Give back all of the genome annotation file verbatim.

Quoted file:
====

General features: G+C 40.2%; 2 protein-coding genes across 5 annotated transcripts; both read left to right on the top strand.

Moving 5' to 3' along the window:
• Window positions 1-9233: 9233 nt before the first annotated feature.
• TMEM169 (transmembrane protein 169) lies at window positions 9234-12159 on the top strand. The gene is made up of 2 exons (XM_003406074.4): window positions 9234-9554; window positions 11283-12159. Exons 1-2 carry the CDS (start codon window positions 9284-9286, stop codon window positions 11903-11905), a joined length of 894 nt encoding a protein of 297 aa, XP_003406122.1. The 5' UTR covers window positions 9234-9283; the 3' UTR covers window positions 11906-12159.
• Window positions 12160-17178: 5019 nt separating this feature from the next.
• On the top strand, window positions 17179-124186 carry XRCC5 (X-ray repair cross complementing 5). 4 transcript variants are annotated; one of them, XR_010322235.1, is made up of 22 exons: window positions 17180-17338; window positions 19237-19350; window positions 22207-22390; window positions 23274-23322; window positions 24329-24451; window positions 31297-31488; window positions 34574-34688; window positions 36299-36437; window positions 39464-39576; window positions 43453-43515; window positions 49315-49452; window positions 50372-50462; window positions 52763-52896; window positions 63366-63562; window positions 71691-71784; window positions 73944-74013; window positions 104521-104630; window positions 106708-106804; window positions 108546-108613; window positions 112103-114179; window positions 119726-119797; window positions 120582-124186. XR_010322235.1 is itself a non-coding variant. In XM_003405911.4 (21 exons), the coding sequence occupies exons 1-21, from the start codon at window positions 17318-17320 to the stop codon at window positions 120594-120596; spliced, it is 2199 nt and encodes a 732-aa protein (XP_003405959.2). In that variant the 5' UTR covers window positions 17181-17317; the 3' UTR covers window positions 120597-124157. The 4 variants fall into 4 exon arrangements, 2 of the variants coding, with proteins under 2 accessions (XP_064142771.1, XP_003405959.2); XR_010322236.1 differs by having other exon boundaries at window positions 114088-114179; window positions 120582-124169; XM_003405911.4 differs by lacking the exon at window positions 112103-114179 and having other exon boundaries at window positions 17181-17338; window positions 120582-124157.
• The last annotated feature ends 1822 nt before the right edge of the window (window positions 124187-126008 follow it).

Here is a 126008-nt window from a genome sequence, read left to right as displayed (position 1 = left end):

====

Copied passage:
General features: G+C 40.2%; 2 protein-coding genes across 5 annotated transcripts; both read left to right on the top strand.

Moving 5' to 3' along the window:
• Window positions 1-9233: 9233 nt before the first annotated feature.
• TMEM169 (transmembrane protein 169) lies at window positions 9234-12159 on the top strand. The gene is made up of 2 exons (XM_003406074.4): window positions 9234-9554; window positions 11283-12159. Exons 1-2 carry the CDS (start codon window positions 9284-9286, stop codon window positions 11903-11905), a joined length of 894 nt encoding a protein of 297 aa, XP_003406122.1. The 5' UTR covers window positions 9234-9283; the 3' UTR covers window positions 11906-12159.
• Window positions 12160-17178: 5019 nt separating this feature from the next.
• On the top strand, window positions 17179-124186 carry XRCC5 (X-ray repair cross complementing 5). 4 transcript variants are annotated; one of them, XR_010322235.1, is made up of 22 exons: window positions 17180-17338; window positions 19237-19350; window positions 22207-22390; window positions 23274-23322; window positions 24329-24451; window positions 31297-31488; window positions 34574-34688; window positions 36299-36437; window positions 39464-39576; window positions 43453-43515; window positions 49315-49452; window positions 50372-50462; window positions 52763-52896; window positions 63366-63562; window positions 71691-71784; window positions 73944-74013; window positions 104521-104630; window positions 106708-106804; window positions 108546-108613; window positions 112103-114179; window positions 119726-119797; window positions 120582-124186. XR_010322235.1 is itself a non-coding variant. In XM_003405911.4 (21 exons), the coding sequence occupies exons 1-21, from the start codon at window positions 17318-17320 to the stop codon at window positions 120594-120596; spliced, it is 2199 nt and encodes a 732-aa protein (XP_003405959.2). In that variant the 5' UTR covers window positions 17181-17317; the 3' UTR covers window positions 120597-124157. The 4 variants fall into 4 exon arrangements, 2 of the variants coding, with proteins under 2 accessions (XP_064142771.1, XP_003405959.2); XR_010322236.1 differs by having other exon boundaries at window positions 114088-114179; window positions 120582-124169; XM_003405911.4 differs by lacking the exon at window positions 112103-114179 and having other exon boundaries at window positions 17181-17338; window positions 120582-124157.
• The last annotated feature ends 1822 nt before the right edge of the window (window positions 124187-126008 follow it).

Here is a 126008-nt window from a genome sequence, read left to right as displayed (position 1 = left end):